GERAINT WATKINS (By Shaun Mather)
Born Geraint Meurig Vaughan Watkins, Abertriwr, South Wales, 2 February 1951
Geraint Watkins is the embodiment of the journeyman musician. He's the perfect guy to have in your touring band, he's always engaging on stage, full of good humour and to top it all, he's a damn good player. His work on piano and accordion has been heard on more tracks than you'd imagine, as well as being an integral part in the careers of two other fine Welshmen, Dave Edmunds and Shakin' Stevens. I know we're a bit incestuous here and there's a lot of in-breeding, but Geraint has managed to work with a few foreigners as well!!
Born Geraint Meurig Vaughan Watkins in Abertriwr, South Wales in February 1951 his music career began in the early 70's with local Welsh language bands as well Buck Dancer, Juice on the Loose and Red Beans & Rice. He did a session for Stuart Colman's It's Rock 'n' Roll radio show and was included on the second volume of the show's albums. Similarly, Charlie Gillett's Honky Tonk radio show and Demos album. He made a name for himself as a fine session player and over the years has worked with such artists as Rory Gallagher, Andy Fairweather Low, Sting, George Harrison, Status Quo, Eric Clapton, The Fabulous Thunderbirds, Paul Young, Mark Knopfler, The Blues Band and Box Of Frogs (featuring ex-Yardbirds). As well as Edmunds and Stevens he's also played on many a rockin' album including Carl Perkins, the Stray Cats, Frankie Ford, Restless, Matchbox and yet another Welsh band, the great Crazy Cavan & The Rhythm Rockers. He played on the five albums by the good-timey roots/cajun pub band, The Balham Alligators.
Recent times have seen him work with Nick Lowe, Van Morrison and Bill Wyman's Rhythm Kings. As well as all this he's also released a couple of solo albums, the first one, GW and the Dominators coming out in 1978. Anyone who caught Johnnie Allan's great shows in 1992 couldn't have failed to be enthralled by Watkins. He was part of a blinding backing band and really seemed to enjoy himself on backing vocals on Running Bear. He was also a part of the superb Carl Perkins and Friends Rockabilly Special. With ten guitarists on the go, GW still manages to keep his rolling piano up in the mix. Apart from the Balham Alligators, his most prolific time has been as a member of the Refreshments. If the UK had it's own A-Team of musicians, Geraint Watkins would be the equivalent of Pig Robbins or Floyd Cramer. Or as Phil sums him up, he's the Welsh Dr John. There aren't many Dave Edmunds produced sessions where he doesn't call on Geraint, even flying him to Texas for a Fabulous Thunderbirds album.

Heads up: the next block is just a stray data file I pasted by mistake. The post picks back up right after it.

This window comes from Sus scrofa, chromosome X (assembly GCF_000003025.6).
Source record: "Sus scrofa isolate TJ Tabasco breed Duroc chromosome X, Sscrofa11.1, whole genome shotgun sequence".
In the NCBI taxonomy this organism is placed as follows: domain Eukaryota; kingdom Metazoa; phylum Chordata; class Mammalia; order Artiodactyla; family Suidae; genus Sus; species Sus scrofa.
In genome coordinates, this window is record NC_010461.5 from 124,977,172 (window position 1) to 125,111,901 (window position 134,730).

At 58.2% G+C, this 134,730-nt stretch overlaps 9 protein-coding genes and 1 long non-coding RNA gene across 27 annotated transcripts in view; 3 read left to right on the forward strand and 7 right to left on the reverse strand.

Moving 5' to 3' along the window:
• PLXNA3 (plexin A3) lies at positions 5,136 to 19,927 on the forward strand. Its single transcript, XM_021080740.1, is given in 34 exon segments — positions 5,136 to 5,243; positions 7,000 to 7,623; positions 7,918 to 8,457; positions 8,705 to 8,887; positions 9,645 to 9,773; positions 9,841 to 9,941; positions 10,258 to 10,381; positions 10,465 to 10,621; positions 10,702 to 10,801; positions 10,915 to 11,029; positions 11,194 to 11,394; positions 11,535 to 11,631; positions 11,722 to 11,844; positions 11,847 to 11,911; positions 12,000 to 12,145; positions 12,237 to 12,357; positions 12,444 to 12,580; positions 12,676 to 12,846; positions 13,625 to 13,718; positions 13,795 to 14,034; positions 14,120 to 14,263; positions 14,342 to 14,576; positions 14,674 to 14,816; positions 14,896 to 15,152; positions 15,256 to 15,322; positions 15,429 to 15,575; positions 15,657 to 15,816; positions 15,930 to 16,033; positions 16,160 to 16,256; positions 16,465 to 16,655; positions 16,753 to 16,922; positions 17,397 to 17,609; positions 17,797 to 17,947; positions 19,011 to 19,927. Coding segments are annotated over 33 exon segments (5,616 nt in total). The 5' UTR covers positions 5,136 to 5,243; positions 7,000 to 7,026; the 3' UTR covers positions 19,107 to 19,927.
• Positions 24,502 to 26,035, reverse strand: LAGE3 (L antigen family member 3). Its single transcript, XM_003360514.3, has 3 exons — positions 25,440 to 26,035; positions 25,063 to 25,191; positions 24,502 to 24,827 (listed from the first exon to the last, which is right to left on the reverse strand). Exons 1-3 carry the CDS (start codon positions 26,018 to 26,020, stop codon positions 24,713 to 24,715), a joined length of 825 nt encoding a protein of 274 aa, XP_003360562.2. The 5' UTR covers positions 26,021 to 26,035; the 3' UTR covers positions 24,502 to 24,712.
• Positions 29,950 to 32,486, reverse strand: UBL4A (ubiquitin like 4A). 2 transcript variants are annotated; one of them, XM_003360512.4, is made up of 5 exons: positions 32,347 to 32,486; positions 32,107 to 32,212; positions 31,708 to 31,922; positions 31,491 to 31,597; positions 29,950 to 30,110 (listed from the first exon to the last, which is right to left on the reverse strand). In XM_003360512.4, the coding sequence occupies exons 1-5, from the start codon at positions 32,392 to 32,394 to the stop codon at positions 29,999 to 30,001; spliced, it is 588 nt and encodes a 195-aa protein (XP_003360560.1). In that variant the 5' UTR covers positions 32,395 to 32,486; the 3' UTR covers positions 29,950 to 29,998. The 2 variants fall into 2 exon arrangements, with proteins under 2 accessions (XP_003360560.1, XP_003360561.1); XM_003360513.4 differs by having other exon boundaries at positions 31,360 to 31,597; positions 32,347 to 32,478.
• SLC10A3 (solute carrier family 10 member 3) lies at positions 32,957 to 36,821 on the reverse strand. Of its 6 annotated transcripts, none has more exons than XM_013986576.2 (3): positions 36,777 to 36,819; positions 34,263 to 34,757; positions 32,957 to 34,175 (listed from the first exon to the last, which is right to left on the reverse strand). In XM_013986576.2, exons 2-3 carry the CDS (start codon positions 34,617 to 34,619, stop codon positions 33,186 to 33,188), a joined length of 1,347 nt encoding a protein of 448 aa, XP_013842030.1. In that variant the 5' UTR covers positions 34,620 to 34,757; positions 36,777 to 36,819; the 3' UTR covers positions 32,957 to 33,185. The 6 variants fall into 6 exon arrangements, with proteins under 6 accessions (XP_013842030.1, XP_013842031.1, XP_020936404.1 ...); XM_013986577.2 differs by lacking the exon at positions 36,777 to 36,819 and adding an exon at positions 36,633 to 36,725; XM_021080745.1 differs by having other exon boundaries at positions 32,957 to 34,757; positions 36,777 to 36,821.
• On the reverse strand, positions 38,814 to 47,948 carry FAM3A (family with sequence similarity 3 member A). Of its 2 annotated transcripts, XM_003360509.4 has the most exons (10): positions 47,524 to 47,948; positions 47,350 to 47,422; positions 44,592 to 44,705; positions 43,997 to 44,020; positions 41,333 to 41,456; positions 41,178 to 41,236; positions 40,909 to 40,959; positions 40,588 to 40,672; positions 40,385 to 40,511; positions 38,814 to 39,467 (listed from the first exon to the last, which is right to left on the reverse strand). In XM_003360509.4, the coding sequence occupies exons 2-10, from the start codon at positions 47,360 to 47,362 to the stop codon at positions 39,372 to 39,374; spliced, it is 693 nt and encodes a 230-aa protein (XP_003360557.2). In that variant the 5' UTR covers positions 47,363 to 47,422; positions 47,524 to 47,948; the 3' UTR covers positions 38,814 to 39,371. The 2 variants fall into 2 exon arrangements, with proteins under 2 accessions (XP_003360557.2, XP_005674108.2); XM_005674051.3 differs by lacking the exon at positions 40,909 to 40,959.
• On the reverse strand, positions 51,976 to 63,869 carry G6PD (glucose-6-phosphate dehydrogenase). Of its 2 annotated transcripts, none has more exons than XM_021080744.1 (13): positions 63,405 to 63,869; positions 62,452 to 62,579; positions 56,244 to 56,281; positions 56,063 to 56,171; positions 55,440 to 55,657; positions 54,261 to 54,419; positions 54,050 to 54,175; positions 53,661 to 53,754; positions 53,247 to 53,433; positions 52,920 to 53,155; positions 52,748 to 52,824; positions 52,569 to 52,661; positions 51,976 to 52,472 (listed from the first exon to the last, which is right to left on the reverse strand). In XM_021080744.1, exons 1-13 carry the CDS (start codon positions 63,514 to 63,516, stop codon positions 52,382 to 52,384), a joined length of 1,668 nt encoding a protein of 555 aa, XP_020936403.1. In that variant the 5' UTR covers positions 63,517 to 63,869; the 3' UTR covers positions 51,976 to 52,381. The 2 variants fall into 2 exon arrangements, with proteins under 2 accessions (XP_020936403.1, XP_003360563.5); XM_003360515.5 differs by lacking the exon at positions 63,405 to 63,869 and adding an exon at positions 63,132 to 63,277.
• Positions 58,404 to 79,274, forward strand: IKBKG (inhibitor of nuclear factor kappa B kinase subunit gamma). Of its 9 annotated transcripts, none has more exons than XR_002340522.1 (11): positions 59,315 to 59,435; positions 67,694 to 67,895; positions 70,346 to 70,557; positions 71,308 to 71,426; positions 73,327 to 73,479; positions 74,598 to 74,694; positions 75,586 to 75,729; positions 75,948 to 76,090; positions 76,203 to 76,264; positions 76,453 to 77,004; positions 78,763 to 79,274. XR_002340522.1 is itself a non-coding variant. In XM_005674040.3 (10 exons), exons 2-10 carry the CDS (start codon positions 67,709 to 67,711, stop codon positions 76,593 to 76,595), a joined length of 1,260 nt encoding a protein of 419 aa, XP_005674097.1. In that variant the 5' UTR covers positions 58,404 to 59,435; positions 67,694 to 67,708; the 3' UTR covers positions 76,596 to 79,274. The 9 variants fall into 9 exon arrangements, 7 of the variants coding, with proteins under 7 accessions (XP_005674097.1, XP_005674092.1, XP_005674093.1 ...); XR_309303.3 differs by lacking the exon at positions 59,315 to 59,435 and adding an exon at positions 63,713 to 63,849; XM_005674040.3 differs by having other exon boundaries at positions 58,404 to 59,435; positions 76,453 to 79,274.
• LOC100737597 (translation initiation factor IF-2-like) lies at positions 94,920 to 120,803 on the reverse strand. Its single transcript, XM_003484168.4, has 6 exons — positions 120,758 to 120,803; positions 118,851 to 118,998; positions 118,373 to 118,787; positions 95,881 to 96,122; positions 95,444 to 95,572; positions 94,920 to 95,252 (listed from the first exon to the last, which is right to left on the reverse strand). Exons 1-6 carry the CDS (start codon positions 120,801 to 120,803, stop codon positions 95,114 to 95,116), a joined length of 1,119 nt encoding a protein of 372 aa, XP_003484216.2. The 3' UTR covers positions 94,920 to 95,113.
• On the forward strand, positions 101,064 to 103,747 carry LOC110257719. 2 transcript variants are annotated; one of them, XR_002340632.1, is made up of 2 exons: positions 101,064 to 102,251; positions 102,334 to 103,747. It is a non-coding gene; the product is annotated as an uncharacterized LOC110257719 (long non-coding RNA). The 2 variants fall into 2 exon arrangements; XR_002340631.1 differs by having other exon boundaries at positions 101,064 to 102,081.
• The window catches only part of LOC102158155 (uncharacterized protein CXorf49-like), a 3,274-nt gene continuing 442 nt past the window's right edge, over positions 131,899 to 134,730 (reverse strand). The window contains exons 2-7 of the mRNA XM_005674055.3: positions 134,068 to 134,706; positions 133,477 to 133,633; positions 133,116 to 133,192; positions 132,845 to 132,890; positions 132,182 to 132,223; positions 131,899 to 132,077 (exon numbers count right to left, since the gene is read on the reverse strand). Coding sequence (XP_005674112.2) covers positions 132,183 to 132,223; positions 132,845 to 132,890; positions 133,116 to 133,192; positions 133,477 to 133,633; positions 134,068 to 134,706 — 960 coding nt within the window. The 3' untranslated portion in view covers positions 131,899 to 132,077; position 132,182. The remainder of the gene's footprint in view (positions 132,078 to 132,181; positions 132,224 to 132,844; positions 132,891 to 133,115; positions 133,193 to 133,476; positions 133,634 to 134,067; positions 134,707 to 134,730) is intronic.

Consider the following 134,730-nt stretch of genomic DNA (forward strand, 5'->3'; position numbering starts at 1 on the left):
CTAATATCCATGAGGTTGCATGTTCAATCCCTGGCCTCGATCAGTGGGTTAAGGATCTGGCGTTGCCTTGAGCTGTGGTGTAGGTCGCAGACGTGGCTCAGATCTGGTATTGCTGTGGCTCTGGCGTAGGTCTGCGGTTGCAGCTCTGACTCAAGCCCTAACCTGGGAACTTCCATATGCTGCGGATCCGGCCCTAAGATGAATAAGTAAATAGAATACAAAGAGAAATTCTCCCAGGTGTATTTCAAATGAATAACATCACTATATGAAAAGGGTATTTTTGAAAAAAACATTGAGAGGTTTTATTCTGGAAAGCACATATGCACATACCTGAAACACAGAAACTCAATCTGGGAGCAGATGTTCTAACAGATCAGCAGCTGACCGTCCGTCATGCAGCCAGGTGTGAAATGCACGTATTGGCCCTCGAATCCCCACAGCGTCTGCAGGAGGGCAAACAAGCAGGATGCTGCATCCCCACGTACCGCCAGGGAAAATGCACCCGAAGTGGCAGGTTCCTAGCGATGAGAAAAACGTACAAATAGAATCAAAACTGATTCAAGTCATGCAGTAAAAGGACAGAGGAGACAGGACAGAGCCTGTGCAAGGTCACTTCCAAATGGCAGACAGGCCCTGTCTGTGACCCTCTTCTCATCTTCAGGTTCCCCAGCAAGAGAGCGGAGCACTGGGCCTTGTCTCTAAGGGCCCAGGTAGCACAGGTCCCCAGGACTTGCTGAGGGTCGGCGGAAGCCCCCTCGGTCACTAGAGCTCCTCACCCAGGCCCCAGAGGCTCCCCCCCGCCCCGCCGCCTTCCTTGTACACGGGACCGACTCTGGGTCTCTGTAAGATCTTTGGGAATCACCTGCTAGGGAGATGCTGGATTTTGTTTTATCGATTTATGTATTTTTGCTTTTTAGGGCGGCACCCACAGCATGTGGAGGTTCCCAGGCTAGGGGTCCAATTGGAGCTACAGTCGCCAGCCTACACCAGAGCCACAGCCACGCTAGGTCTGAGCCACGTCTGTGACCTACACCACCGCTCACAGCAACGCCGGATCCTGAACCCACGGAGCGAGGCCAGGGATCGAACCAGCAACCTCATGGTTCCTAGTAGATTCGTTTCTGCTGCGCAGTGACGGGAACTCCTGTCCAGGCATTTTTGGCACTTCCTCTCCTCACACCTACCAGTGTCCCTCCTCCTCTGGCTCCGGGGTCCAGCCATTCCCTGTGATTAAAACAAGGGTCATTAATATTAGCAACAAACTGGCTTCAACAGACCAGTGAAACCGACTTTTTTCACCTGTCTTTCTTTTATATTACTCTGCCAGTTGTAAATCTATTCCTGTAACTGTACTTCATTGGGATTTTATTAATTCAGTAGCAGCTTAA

As an aside, I was just playing Honeyboy Hinkling's Wonderful Night and the woman opposite me said, "that sounds like Dave Edmunds with that squeezy thing". I didn't say she was bright! But she did recognise the accordion of our man Geraint, so it does prove the point.
I must confess to not having any of his solo releases but I've got two self explanatory bootlegs called The Sessionman Vol's 1 and 2. They perfectly demonstrate how his piano and accordion can bring a new dimension to a song, adding just the right amount of sparkle.
Here's a butcher's dozen to tap your feet to: Dave Edmunds - Run Rudolph Run or Dear Dad - GW's piano plays the Johnnie Johnson to Dave's CB. Shakin' Stevens - Oh Julie - almost a cajun rocker thanks to GW's accordion. Crazy Cavan - Both Wheels Left The Ground - stomping JLL piano pounding from GW, and CC and the boys follow suit. Brilliant. Southside - Don't Lie To Me - great GW boogie intro. Nick Lowe - True Love Travels On A Gravel Road - to be honest GW is fairly restrained on the organ here, but what a version. Memphis Bend - Choo Choo Ch'Boogie - driving accordion. Refreshments - Veronica - I love Ronnie Dawson's version but this kicks ass as well. Mason Ruffner - Baby I Don't Care No More - sounds as much like Dave Edmunds as DE sounds like Chuck Berry!! The Balham Alligators - Gotta Have Money - does ever have a boring session? Honeyboy Hinkling - It's Over - nice moody piece with some tasty brass and guitar. Willie & the Poor Boys - Saturday Night - GW takes the vocals on a stonking version of the Roy Brown rocker. Juice On The Loose - The Blue Flames Boogie - hot rocking boogie baby with GW in fine fettle. Stray Cats - Look At That Cadillac - last but not least. GW works in fine unison with Mel Collins' sax. A romp.
|These pages were saved from "This Is My Story" for reference usage only. Please note that these pages were not originally published or written by BlackCat Rockabilly Europe. For comments or information please contact Dik de Heer at email@example.com|
[Ads by Google]